This post was originally produced for Forbes.
Frank Shankwitz, a former highway patrol officer, seems like an unlikely person to have launched one of the most culturally significant nonprofit organizations in the country. The Make-a-Wish Foundation grew out of Shankwitz’s effort to grant the wish of seven-year-old boy with leukemia who wanted to be a Highway Patrol Motorcycle Officer.
Shankwitz is now working on a second act, launching Ripple Effect, a crowdfunding platform, to help anyone become a hero. He notes, “As a founder of the Make-A-Wish Foundation, I’ve seen an amazing phenomenon when people rally around a worthy cause. Perhaps the best thing about Ripple Effect will be that anyone can come up with an idea to benefit an important cause: Anyone can be a hero.”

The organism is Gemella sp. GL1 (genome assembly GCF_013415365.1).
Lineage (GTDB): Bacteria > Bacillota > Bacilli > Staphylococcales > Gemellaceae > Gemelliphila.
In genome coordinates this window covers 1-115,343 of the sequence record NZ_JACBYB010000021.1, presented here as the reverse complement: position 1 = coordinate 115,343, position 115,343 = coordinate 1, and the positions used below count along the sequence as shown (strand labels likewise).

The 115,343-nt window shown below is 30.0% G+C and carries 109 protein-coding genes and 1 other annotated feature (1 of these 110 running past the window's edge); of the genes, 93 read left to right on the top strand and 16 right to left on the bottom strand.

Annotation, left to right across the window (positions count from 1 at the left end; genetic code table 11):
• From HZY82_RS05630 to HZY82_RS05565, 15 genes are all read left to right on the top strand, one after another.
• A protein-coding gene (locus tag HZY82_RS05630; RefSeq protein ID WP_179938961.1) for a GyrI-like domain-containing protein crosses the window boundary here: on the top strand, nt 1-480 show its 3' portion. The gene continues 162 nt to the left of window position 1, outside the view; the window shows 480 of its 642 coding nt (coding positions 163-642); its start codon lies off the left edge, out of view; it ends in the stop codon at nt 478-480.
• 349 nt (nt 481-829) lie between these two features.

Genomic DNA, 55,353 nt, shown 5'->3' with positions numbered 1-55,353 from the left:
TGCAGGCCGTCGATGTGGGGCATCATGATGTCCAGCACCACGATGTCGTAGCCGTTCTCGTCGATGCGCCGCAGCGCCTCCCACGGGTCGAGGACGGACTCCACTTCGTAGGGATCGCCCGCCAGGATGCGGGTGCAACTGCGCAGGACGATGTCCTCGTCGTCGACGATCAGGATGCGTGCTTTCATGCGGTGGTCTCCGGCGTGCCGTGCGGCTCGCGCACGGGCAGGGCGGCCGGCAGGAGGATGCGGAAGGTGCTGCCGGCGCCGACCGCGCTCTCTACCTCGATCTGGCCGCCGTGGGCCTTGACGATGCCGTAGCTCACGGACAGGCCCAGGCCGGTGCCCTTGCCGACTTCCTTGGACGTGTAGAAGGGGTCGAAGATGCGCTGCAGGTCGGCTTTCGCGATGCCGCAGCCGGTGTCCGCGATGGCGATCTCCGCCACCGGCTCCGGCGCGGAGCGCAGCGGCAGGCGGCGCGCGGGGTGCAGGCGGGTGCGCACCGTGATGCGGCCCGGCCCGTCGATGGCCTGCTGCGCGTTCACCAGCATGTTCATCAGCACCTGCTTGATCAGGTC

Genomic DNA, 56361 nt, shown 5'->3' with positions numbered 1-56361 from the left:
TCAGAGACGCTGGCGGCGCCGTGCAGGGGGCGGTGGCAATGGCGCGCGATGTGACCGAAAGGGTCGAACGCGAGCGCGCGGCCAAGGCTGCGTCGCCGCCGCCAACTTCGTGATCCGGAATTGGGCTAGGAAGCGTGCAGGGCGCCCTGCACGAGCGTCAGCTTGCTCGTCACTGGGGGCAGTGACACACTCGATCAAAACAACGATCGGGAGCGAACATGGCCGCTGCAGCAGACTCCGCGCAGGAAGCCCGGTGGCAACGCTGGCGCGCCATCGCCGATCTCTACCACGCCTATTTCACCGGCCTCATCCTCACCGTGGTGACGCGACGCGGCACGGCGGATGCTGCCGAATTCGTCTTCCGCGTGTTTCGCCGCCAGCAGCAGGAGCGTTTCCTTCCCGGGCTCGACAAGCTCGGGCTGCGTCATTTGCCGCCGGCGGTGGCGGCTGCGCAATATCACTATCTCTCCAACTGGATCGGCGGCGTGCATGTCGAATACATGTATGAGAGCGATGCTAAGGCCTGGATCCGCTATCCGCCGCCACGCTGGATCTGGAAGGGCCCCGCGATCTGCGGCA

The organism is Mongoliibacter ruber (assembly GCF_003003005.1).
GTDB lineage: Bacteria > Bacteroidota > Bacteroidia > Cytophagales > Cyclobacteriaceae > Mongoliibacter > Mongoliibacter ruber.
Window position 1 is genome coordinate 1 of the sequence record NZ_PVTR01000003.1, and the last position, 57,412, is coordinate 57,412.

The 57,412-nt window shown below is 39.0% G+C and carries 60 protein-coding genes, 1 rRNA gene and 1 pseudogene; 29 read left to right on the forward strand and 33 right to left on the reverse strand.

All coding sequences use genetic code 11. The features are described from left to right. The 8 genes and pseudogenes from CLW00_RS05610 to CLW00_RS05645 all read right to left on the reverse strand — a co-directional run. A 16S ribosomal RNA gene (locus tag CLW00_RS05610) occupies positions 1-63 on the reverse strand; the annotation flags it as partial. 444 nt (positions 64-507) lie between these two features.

Back in 1980, Shankwitz used his motorcycle to help Chris Greicius fulfill his dream shortly before he passed away. From that simple gesture, Shankwitz built an organization to deliver wishes. Today, the Make-A-Wish Foundation reports fulfilling a wish every 38 minutes on average.
On September 29, 2014 at 4:00 Eastern, Shankwitz will join me for a live discussion about Ripple Effect and his goal to scale impact again. Tune in here then to watch the interview live.
More about Ripple Effect:
RippleEffect.org is a non-profit that creates and manages event, media and online benefits for all types of charities and important individual causes.
In 1980, while assigned to the Arizona Highway Patrol as a motorcycle officer, Frank was one of the primary officers who helped grant the “wish” of a 7-year old boy with leukemia, who wanted to be a Highway Patrol Motorcycle Officer like his heroes Ponch and John from the television show, “CHiPS”. Chris was made an honorary Arizona Highway Patrol officer, complete with a custom made uniform, badge and motorcycle wings. Chris succumbed to his illness and passed away a few days after receiving his wish. Chris was the inspiration for Frank to start and found the Make-A-Wish Foundation.